3 Huge Advantages Human-Generated Content Have Over AI-Generated Content
There are three types of people in this world: Those who rush to adopt the latest "advances" in technology. Those who resist adopting those advances until they have no other choice but to do so. And those who cautiously take a wait and see approach in order to make the best decision for themselves in the long run.
At this moment in time, all three of those types of people are faced with a decision to make in which the outcome will determine the direction of just about every industry in the world—as well as the livelihoods of millions of employees working in those industries.
That decision is whether or not to fully embrace AI-generated work over work that could be performed by human beings.
There’s no question about it, AI (artificial intelligence) has now become the biggest threat to the job security of most employees in the United States as well hundreds of millions of employees around the world. So much so that in a recent interview with Bloomberg, IBM CEO Arvin Krisha stated that he could easily see 30% of his company’s employees being replaced by AI or automation within the next five years.
With the emergence of chatbots like OpenAI’s ChatGPT and Google’s Bard, many executives and marketing professionals are now left wondering just how long it will be before AI replaces human marketing professionals—especially those who specialize in content and social media marketing.
These are three advantages human-generated content have over AI that should put a pause on that conversation for the foreseeable future.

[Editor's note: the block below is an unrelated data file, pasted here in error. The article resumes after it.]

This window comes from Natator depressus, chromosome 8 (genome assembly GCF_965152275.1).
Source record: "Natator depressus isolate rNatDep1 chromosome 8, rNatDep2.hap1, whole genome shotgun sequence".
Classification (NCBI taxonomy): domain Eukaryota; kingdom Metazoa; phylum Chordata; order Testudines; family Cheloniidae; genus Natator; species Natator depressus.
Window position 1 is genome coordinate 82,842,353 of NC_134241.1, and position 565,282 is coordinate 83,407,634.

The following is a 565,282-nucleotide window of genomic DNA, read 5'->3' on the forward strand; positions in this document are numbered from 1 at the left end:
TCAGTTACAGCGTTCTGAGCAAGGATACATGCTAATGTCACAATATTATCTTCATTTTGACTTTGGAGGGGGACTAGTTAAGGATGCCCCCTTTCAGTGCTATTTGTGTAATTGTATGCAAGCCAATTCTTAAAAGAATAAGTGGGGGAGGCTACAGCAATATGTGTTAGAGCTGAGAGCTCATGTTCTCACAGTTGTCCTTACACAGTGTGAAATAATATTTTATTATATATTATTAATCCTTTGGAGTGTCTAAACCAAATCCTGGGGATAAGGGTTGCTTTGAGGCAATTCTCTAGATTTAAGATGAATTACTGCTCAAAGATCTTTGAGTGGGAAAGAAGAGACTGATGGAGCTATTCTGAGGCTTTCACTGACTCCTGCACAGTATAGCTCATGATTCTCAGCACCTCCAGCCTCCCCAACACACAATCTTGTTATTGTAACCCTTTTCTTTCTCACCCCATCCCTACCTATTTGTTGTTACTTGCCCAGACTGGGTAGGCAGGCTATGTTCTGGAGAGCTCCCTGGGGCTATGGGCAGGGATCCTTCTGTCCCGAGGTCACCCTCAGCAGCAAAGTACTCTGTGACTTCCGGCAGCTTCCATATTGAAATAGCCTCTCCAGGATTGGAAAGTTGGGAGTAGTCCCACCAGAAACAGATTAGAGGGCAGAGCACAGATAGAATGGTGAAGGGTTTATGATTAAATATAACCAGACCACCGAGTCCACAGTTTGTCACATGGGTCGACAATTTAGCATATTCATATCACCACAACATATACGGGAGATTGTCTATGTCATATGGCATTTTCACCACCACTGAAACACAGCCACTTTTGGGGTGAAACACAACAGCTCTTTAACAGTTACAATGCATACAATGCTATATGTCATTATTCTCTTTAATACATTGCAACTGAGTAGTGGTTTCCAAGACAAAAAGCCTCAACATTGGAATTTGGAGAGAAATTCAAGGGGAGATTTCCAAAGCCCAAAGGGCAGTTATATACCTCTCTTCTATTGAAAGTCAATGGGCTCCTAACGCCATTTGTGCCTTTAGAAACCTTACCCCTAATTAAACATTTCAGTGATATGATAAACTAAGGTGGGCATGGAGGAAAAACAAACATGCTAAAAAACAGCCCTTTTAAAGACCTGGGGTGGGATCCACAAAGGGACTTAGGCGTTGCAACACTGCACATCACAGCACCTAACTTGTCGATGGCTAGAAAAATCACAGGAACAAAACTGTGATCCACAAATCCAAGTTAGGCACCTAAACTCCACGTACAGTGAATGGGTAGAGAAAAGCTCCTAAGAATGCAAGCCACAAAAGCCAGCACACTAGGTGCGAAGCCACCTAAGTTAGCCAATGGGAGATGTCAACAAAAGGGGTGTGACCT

1. Personal stories
Think back to a moment in your childhood when something happened to you that was just so embarrassing, so humiliating, or maybe so outright hilarious that there’s no way that you could ever forget it. For me, one of those moments occurred during a party celebrating my 12th birthday.
As a kid growing up in Oakland, California in the 90s, house parties were everything! Before the prevalence of social media, it was local house parties that kids in Oakland utilized most in order to socialize with their peers outside of school.
Having already attended many of my friends and classmates’ birthday parties, I decided that it would be cool if I had one of my own. After expressing the idea to my mom leading up to my birthday, my mom began making the necessary arrangements to have my birthday party at our house.
Figuring that I could take a shortcut and skip the cost of creating and distributing invitations by having my friend and classmate (who threw his own hugely successful birthday party earlier that year) inform all of the kids in our school about the date and time—I could save that money for things that were more important to me at the time… food.
It wasn't until the night of the party that I realized just how big of a mistake I had made by entrusting my friend with the task of being the only person to relay the information about the party to our classmates.
As I stood there embarrassed in my parents' living room during my party (due to the fact that it was only attended by five kids besides myself) I learned a valuable lesson that every kid will eventually learn—kids can be really conniving.
Especially when those kids are afraid that you’re going to throw a party that would've been better than theirs so they don’t tell anyone that you’re having a party after promising you they would (I also learned the kid I entrusted to inform everyone about the party really wasn’t a friend and secretly despised me).